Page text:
Since its debut in 2009, Eastbound & Down has been an exquisite gift to television on its own terms, but it’s probably most effective as a piercing satire of the medium itself. The show stars Danny McBride as Kenny Powers, a former baseball superstar whose substance abuse and colossal self-destructive behavior have thrown a knuckle ball through his career. But instead of embracing the idea of a national pastime that’s a gauzy monument to a bygone era, Eastbound depicts a disgusting, debauched mess that’s full of juiced-up players, abusive fans, godforsaken locales, and rote spectacle.
The show’s title, and its protagonist Kenny Powers’ idiocy, is an obvious send-up of the sport itself, but its main characters—Powers’ bigoted, booze-and-drug-addled, and socially-stunted sidekick Stevie Janowski and his wife April—are also a biting send-up of male fantasy. Whereas prestige-magnets like Mad Men might offer revisionist takes on white masculinity’s encroaching decline, Eastbound is a gleeful send-up of it at its most absurd.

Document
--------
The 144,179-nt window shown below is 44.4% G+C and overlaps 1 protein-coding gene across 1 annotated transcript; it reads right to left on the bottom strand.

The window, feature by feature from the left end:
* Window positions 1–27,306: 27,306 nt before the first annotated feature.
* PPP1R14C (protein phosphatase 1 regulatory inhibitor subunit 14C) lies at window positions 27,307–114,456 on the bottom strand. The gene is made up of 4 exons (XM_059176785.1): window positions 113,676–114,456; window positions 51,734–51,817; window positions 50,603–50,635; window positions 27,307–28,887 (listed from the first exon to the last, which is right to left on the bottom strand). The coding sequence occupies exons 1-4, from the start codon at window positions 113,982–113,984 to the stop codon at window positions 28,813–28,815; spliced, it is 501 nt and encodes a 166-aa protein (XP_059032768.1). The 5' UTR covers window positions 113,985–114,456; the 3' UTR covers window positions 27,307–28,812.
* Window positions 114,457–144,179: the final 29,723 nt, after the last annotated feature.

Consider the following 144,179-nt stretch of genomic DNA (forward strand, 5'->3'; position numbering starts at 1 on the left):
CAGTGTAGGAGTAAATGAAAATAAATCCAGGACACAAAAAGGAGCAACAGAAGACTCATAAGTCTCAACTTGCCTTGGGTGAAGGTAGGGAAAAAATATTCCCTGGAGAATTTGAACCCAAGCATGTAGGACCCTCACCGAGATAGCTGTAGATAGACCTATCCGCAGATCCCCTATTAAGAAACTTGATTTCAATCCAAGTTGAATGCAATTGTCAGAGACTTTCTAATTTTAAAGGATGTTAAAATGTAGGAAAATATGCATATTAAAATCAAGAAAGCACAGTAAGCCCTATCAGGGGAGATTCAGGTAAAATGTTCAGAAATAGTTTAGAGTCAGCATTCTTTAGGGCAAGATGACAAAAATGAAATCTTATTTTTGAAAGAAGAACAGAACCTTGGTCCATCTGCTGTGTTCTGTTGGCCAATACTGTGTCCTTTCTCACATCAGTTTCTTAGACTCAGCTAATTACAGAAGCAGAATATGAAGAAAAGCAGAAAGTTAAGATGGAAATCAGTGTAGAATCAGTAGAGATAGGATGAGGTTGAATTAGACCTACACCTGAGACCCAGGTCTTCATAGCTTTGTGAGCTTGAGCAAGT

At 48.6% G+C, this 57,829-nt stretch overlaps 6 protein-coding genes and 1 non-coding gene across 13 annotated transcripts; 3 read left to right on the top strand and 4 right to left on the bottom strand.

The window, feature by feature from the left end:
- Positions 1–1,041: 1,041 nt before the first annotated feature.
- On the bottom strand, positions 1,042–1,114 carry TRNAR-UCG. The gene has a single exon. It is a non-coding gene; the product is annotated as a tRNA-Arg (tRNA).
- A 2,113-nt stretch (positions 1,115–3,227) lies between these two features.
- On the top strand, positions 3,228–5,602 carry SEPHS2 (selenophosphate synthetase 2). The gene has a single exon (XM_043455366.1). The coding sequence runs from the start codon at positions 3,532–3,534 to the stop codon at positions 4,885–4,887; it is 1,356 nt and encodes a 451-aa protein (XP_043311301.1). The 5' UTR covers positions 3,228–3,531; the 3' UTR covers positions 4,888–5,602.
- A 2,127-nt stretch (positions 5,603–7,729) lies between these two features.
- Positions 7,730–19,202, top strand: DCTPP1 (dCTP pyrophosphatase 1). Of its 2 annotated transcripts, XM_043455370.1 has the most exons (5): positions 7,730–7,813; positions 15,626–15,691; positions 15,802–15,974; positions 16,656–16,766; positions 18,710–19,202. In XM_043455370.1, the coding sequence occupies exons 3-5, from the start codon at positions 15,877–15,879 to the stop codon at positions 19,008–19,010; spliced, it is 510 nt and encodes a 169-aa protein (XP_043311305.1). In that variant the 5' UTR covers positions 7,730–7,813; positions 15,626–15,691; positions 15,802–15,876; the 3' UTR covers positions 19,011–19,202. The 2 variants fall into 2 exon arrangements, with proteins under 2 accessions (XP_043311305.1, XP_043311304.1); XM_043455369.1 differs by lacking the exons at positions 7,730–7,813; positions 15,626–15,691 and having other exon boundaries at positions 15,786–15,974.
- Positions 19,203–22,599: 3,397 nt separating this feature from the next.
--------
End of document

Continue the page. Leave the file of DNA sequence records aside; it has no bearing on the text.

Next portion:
The show’s theme song, Jerry Reed’s “East Bound and Down,” is an anthem for those who are willing to take risks and push boundaries in order to achieve greatness. Although the song is over 40 years old, it still resonates with audiences today and remains a staple on country radio playlists across the nation. In this article, we’ll take a closer look at the meaning behind the lyrics of the classic track to see what makes it such a timeless masterpiece.